Challenger 2 in Poland

More than 1300 British soldiers and 100 armoured vehicles, including Challenger 2 MBTs and Warrior IFVs, from the 3rd UK Division participated in Exercise BLACK EAGLE, a British/Polish NATO exercise held in Western Poland towards the end of November.

Soldiers from Tidworth-based The King’s Royal Hussars (KRH), the UK’s Lead Armoured Battlegroup operating Challenger 2, carried out live-firing battlefield exercises in conjunction with their Polish counterparts equipped with the German made Leopard MBTs, whilst 1st Battalion The Royal Welsh (1R Welsh), with the Warrior, provided troops on the ground.

A significant demonstration of the UK’s support to the region and NATO’s Immediate Assurance Measures, Ex BLACK EAGLE highlighted the British Army’s ability to deploy an armoured battlegroup at short notice anywhere in the world in support of the nation’s allies. The exercise raised several questions amongst analysts. The UK agreed to participate in the exercise in July and some have asked if the exercise was to make a point to Russia over the Crimea crisis – something flatly denied by the British Army and the UK government.

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Vector 6×6 Protected Patrol Vehicle (PPV)

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The Vector Protected Patrol Vehicle (PPV) is a six-wheel drive armoured vehicle employed by British forces during operations in Afghanistan. The vehicle is based on the Pinzgauer 6×6 all-terrain utility vehicle and was built by BAE Systems with the aim of providing British forces in Afghanistan with a patrol vehicle that offered greater protection from small arms fire and mortar detonations than previous vehicles such as the Land Rover Snatch. The vehicle was placed in to production following an Urgent Operational Requirement issued by the British Army in 2006. 180 units were eventually ordered including 12 configured as ambulances for the CASEVAC role.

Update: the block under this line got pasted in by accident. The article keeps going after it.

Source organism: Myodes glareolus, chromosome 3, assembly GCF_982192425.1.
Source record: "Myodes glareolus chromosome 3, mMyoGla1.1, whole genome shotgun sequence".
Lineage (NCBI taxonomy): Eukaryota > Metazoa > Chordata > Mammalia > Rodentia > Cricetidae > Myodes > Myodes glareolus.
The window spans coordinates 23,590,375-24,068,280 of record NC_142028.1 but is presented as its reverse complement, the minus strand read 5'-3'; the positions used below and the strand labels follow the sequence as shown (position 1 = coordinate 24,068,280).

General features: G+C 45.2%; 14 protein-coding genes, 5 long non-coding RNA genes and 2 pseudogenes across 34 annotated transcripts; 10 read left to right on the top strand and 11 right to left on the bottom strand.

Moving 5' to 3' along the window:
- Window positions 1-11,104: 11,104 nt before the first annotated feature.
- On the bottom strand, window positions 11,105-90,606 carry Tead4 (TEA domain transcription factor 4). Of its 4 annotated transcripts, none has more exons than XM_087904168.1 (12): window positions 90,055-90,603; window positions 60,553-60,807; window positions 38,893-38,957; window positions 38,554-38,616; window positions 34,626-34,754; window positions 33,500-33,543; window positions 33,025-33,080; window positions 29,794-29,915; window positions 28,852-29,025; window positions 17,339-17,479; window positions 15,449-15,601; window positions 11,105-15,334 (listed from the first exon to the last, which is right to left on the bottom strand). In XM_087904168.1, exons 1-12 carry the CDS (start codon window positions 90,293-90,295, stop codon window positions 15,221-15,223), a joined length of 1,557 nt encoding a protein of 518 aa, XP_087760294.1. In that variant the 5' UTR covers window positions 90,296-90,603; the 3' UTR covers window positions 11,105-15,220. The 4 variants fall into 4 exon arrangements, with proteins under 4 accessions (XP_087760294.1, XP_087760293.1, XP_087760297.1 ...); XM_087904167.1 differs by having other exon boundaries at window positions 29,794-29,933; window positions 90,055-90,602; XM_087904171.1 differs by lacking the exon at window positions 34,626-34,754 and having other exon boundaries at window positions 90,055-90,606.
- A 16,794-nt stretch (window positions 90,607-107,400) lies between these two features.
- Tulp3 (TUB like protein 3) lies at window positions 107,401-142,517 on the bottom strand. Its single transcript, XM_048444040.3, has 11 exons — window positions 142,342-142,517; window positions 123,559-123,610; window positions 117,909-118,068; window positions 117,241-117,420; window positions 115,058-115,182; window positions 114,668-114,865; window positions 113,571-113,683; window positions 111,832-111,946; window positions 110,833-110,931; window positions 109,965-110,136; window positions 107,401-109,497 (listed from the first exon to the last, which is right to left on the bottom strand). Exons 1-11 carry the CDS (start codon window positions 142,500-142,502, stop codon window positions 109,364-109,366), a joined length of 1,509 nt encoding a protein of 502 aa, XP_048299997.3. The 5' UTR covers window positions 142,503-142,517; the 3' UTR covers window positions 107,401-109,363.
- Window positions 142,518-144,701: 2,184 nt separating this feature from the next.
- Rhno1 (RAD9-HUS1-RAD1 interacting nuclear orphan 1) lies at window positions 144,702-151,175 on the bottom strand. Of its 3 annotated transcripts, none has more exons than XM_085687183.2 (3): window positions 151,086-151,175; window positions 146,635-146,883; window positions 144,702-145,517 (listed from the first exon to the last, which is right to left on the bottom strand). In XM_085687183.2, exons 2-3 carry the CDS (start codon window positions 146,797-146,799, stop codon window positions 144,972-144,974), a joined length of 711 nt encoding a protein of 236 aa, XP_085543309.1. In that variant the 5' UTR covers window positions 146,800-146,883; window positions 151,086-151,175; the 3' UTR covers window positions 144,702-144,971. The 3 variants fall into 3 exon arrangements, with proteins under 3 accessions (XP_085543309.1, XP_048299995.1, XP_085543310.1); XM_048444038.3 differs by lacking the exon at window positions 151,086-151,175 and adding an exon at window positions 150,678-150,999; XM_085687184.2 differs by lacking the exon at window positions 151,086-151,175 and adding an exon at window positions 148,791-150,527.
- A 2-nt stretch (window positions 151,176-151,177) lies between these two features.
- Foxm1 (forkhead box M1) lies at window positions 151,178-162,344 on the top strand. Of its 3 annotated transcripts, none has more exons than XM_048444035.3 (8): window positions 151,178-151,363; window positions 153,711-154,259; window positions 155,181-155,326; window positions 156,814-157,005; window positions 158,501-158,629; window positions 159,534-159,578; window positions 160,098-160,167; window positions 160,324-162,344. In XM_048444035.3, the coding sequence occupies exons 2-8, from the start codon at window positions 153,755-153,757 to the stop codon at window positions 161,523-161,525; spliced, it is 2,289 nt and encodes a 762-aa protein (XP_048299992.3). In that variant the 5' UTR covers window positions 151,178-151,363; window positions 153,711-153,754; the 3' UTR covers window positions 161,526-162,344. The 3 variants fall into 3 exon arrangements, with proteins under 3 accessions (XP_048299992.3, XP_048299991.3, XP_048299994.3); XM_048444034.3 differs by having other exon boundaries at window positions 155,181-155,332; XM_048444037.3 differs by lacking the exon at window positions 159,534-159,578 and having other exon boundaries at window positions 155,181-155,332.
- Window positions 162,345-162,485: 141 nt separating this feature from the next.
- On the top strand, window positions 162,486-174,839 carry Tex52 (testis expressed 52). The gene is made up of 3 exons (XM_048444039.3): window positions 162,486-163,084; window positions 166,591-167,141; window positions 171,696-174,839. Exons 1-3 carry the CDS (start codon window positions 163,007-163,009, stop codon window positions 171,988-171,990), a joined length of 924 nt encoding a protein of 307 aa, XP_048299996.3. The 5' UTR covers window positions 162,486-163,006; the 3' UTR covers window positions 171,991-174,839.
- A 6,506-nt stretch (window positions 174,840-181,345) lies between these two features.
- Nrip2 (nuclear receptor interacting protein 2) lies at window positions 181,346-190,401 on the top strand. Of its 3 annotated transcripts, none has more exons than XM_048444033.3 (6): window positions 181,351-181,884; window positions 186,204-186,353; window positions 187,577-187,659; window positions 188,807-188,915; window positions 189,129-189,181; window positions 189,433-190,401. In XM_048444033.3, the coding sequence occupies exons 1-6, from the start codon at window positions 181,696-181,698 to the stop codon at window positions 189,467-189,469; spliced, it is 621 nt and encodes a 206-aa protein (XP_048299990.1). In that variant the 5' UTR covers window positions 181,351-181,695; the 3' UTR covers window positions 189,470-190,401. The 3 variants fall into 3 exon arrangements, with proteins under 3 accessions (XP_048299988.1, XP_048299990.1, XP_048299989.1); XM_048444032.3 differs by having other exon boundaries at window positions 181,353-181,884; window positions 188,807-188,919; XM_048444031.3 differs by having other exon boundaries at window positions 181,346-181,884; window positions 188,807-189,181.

Vector 2The vehicle retains the same basic chassis and motive components as the Pinzgauer thus easing logistical support requirements as the infrastructure is already largely in place. The armoured shell comes largely in the form of kevlar panels fitted around the vehicle’s body while the windows are made of laminated ballistic resistant glass. In many ways the Vector is the spiritual successor of vehicles like the Saxon armoured truck which was essentially a Bedford M-series truck with an armoured body. Additionally the vehicle was fitted with a a radio jammer designed to disrupt the ability of insurgents to detonate Improvised Explosive Devices (IEDs) by wireless remote.

The Vector has a top road speed of 65mph and has a range of approximately 700 miles but this can be extended with the fitting of additional fuel tanks for extended endurance patrols. It is powered by a 109hp diesel engine that meets European emission requirements. It is normally operated by a crew of two with up to four fully armed troops in the rear compartment on blast resistant seats. Alternatively up to 1600kg of supplies can be carried internally and externally to support the patrols or resupply forward positions.